The top five information sources for Taiwanese consumers to learn about baby care product information include recommendations from friends/family (51%), parenting websites (37%); recommendations from baby health experts (36%), baby blogs (31%), and parenting magazines (23%) when purchasing baby foods. On the other hand, when it comes to the most influential sources, recommendations from friends/family (49%), recommendations from baby health experts (33%), and parenting websites (26%) are the top three on the list.


Global baby care consumers are more likely to purchase baby supplies in physical stores rather than online ones, but this trend is changing as more consumers are switching to online channels. E-commerce retailers are able to compete with prices and the convenience due to reduced capital investments in physical infrastructure, and in some cases, the elimination of links in the supply chain. Moreover, it also offers a compelling proposition for busy parents: the convenience of shopping whenever and wherever they desire, as well as free deliveries to their front door from time to time.

For respondents all over the world, types of baby care products they would purchase online are most likely to be baby toys (38%) and clothes (34%). Twenty-three percent of global consumers say they’ve bought diapers online and 17% have bought baby foods. More specifically, baby toys (39%), baby beauty products (32%) and diapers (29%) are the top 3 baby care categories for online shopping for Taiwanese respondents. Although virtual channel sales is still far below physical channels when speaking infant formulas and diapers, the growth rates for each of the two reach 57% and 81% respectively according to Nielsen eCommerce Measurement Services moving annual total till June, 2015.

Asia-Pacific leads the way in self-reported online purchasing, especially for diapers and baby foods. Thirty-one percent of respondents in this region say they’ve bought diapers online and one-quarter have bought baby food. In Asia, Hong Kong and Korea lead the way in online purchasing; and e-commerce retail sales is of impressive year-over-year growth in China. Between 2013 and 2014, sales of online infant formulas rose 32%, and that of baby foods grew 44% with diapers grew 60%. In Europe, online baby food sales rose 43%, fueled by the strong growth in France.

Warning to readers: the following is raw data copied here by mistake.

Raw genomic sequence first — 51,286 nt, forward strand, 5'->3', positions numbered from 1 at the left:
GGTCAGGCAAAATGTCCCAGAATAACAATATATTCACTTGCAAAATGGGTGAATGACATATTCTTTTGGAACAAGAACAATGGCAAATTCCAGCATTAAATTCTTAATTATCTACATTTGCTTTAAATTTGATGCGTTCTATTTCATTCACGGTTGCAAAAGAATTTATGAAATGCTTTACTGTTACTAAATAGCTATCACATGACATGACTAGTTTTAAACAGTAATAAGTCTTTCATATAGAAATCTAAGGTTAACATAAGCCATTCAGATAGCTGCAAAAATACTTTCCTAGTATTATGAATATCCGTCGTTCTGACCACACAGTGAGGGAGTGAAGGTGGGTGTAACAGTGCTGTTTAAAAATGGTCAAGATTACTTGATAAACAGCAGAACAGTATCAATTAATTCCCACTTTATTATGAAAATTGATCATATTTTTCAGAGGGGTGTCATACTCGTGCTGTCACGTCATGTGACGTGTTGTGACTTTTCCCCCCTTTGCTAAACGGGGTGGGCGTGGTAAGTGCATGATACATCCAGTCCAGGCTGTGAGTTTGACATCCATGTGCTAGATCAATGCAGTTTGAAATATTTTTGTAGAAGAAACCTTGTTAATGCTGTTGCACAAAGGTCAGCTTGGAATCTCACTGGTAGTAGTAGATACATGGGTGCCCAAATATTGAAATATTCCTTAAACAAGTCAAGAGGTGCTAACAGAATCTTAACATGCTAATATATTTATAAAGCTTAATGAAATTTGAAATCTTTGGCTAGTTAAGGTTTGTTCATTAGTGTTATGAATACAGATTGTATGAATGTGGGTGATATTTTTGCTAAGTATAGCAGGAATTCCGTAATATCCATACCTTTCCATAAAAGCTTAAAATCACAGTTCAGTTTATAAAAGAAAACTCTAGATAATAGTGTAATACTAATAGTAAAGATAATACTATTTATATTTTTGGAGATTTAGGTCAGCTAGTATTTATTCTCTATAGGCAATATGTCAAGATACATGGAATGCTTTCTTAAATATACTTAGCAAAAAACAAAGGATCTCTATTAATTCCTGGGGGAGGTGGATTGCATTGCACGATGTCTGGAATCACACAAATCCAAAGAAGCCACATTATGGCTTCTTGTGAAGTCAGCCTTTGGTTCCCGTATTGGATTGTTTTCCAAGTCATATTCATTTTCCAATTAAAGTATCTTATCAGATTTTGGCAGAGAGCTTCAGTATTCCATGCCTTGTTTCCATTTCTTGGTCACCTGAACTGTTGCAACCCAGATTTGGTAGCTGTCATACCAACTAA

The Nielsen Global Baby Care Survey was conducted between Feb. 23-March 13, 2015, and polled consumers in 60 countries throughout Asia-Pacific, Europe, Latin America, the Middle East, Africa and North America who have made a baby care purchase in the past five years. The sample has quotas based on age and sex for each country based on its Internet users and is weighted to be representative of Internet consumers. It has a margin of error of ±0.6%. This Nielsen survey is based only on the behavior of respondents with online access. Internet penetration rates vary by country. Nielsen uses a minimum reporting standard of 60% Internet penetration or an online population of 10 million for survey inclusion. The Nielsen Global Survey, which includes the Global Consumer Confidence Index, was established in 2005.